Altair Inspire Cast Components: Chiller

Article by Shaun Bentley on Jul 23, 2020

Altair Inspire Cast features many component types that you can include in your casting simulation. One component that can be used to control the solidification of your model is the chiller.

Altair Inspire Cast Components

Altair Inspire Cast Chiller


What is a Chiller?

A chiller, chill, or chill block is a piece of material (usually a metal block at room temperature) that sits in the mold before casting is poured. The name “chiller” comes from the function of this material which is to help cool or “chill” the molten metal that contacts it. This gives foundries more control over the cooling and solidification process.

Figure 1 shows a simple schematic of how a casting may cool without a chiller.

Altair Inspire Cast No Chiller Schematic

Figure 1 – No chiller; as the casting cools, molten regions may split off from one another.

The regions in red show the molten metal which, as the casting cools, may split into two separate cooling regions leading to multiple porous zones in the casting.

Figure 2 shows the same casting with chillers added.

Altair Inspire Cast with Chiller Schematic

Figure 2 – With chiller (in blue); the molten material solidification pattern is pushed by the “cooling pressure” from the chillers.

The chillers exert a kind of “cooling pressure” onto the casting to eliminate one of the porous zones and the other porous zone might be aided with a riser.  With this additional control on the cooling process, we have more flexibility to achieve a good casting.


Inspire Cast Chiller

To add chillers to your Inspire Cast simulations, simply select roughly where you want to place them (Figure 3).  You can hold down the Alt key to override any undesirable snapping.

Altair Inspire Cast Add Chiller

Figure 3 – Add chillers to your castings.

You can then drag the position and set the material, initial temperature, and size in the dialog.

Altair Inspire Cast Chiller Settings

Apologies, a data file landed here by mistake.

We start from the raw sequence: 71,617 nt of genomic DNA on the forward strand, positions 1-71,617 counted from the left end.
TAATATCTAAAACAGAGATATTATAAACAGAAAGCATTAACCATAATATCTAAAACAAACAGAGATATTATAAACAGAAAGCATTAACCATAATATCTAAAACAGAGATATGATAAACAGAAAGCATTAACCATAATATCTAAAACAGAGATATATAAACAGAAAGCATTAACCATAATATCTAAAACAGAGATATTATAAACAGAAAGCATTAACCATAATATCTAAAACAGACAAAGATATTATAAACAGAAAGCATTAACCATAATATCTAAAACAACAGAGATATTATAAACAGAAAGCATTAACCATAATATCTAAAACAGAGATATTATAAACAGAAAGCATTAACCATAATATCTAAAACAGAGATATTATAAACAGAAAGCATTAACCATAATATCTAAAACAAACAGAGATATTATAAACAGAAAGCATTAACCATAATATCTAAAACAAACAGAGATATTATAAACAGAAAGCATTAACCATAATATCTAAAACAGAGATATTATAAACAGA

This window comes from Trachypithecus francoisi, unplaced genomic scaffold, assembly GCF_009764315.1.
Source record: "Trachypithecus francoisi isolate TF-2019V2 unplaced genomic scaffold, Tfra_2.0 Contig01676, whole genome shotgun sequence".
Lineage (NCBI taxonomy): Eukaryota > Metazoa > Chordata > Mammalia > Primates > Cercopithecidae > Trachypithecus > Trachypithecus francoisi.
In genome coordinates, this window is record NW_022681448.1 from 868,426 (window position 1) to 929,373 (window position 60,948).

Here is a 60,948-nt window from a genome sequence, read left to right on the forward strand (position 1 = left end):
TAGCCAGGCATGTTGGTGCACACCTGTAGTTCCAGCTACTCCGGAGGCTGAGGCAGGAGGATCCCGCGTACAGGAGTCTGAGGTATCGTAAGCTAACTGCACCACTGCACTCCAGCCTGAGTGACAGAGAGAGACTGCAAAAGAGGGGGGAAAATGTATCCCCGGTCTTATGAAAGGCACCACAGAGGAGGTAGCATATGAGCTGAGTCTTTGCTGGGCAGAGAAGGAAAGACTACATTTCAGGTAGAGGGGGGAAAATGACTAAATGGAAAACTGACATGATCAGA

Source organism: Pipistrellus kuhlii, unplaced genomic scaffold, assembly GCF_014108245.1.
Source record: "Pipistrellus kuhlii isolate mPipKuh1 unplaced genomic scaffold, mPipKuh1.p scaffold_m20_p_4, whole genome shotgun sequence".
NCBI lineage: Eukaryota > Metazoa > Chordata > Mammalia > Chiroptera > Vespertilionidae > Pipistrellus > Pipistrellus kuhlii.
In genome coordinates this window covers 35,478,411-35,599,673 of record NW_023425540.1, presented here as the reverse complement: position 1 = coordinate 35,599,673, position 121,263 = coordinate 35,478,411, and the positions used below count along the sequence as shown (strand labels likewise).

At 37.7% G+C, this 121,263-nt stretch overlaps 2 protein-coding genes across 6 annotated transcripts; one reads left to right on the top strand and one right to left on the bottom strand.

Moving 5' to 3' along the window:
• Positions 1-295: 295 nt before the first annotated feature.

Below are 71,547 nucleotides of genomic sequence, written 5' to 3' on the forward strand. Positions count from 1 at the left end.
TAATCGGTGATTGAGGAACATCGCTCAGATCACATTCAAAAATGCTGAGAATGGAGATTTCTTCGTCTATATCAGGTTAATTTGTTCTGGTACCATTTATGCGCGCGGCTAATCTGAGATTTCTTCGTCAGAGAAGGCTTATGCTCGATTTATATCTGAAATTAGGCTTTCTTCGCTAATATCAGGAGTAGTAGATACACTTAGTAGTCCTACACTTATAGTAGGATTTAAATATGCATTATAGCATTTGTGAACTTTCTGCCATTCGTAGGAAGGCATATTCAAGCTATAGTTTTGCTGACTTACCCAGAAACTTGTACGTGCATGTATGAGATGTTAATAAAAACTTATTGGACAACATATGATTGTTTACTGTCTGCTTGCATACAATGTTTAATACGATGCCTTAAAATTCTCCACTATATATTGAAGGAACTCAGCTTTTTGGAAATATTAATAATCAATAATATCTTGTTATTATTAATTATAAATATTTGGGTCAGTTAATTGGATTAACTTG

Figure 4 – Chiller settings; material, position, temperature, and size are set here.

The chiller body will overlap your existing casting (Figure 5) which Inspire Cast’s smart boolean features will automatically prioritize the casting body to resolve the overlap.

Overlap Between Chiller and Casting Bodies

Figure 5 – Overlap between chiller and casting bodies.

And now you are ready to run your casting simulation.


Inspire Cast Results

First, we ran the casting simulation without chillers for comparison.  A results animation showing the solidification region is shown in Figure 6.

Inspire Cast no chill animation

No chill porosity regions Altair Inspire Cast

Figure 6 – No Chiller solidification animation (above) and porosity regions (below).

These three separate solidification zones may each need risers to help reduce porosity levels.  Compare this to the results of using chillers on both edges of the part in Figure 7.

With Chill animation Altair Inspire Cast

Chiller Solidification Animation Altair Inspire Cast

Figure 7– Chiller solidification animation (above) and porosity region (below).

With the added chillers, we now have a single solidification zone which is much easier to manage.


With Altair Inspire Cast, you can test out chiller sizes and locations on your metal castings virtually with only a few clicks of the mouse. The ability to visualize the results on-screen can help lead to overall better design decisions when confronted with creating a new casting.

Related Content

Behind the Scenes: Altair Inspire Cast Meshing with SimLab

Altair Inspire Cast: Detecting Porosity Problems

Altair Inspire Cast: Choose an Element Size

About Shaun Bentley

Shaun Bentley is passionate about Applied Mathematics and Engineering which led him to pursue and understand real world applications of FEA, CFD, Kinematics, Dynamics, 3D and 2D modeling. He teaches simulation classes to both new and advanced users attending training at GoEngineer. Since 2006, Shaun has been working with simulation tools to solve real world engineering problems. With every new project, he seeks to find ways to push Simulation to its uppermost limits.

View all posts by Shaun Bentley


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